I was happy to join 316 of my Parliamentary colleagues in opposing the planned changes which I felt were unwise, unnecessary and potentially damaging to both small business owners and overworked supermarket staff.
Our existing laws limit opening hours for larger shops to just six hours while smaller stores are free from restrictions.
Under the Government’s proposals, local councils would have been given the power to allow larger stores to stay open for longer in a bid to boost the economy.
But this idea is pure economic fantasy.
Extra time to shop would not magically boost demand, it would simply spread six and half days worth of spending over seven.
As I have repeatedly argued in the past, it would also have a devastating effect on our high-street which is already competing on two fronts against supermarkets and retail parks as well as the internet.
As chairman of the All Party Parliamentary Group for Small Shops, I speak to many convenience store owners in Rochdale and across the UK. Without exception these small business owners tell me that they dread losing the one slim advantage they have over the out of town megastores.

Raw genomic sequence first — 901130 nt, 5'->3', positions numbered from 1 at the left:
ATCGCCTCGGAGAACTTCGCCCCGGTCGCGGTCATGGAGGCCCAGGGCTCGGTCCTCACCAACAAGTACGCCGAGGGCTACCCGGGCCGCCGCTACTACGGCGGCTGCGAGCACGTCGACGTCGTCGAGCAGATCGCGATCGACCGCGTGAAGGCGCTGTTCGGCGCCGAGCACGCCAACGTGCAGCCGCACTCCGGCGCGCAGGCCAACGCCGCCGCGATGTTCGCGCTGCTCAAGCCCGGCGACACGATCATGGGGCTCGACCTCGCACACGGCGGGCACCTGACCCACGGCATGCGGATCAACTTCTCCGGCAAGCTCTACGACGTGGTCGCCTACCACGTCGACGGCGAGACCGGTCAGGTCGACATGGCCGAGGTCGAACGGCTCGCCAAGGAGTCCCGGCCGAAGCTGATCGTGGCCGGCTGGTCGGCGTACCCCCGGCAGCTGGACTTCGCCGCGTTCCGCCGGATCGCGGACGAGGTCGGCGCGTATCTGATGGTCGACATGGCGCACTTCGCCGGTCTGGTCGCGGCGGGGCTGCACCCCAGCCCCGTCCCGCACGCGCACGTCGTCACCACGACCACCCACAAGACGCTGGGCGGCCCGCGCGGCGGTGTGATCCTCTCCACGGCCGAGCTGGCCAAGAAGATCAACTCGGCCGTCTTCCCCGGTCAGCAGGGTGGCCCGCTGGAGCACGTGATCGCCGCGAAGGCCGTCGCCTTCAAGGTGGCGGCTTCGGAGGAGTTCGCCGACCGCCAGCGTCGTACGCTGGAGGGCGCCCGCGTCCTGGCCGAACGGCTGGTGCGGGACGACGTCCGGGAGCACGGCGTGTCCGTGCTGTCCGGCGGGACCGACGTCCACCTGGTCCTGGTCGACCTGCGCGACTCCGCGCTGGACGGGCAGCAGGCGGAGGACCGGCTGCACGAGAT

During the 2012 Olympics, when Sunday trading restrictions were temporarily relaxed, convenience stores lost an estimated £26m in sales to their larger rivals.
On top of that, three quarters of supermarket workers already say they are unhappy with their work life balance and struggle to find time to spend with their children. Coupled with the genuine concern that longer Sunday hours would put downward pressure on wages, this proposal that would create many losers and very few winners.
Wednesday was a defeat for the Conservative Government, but victory for common sense.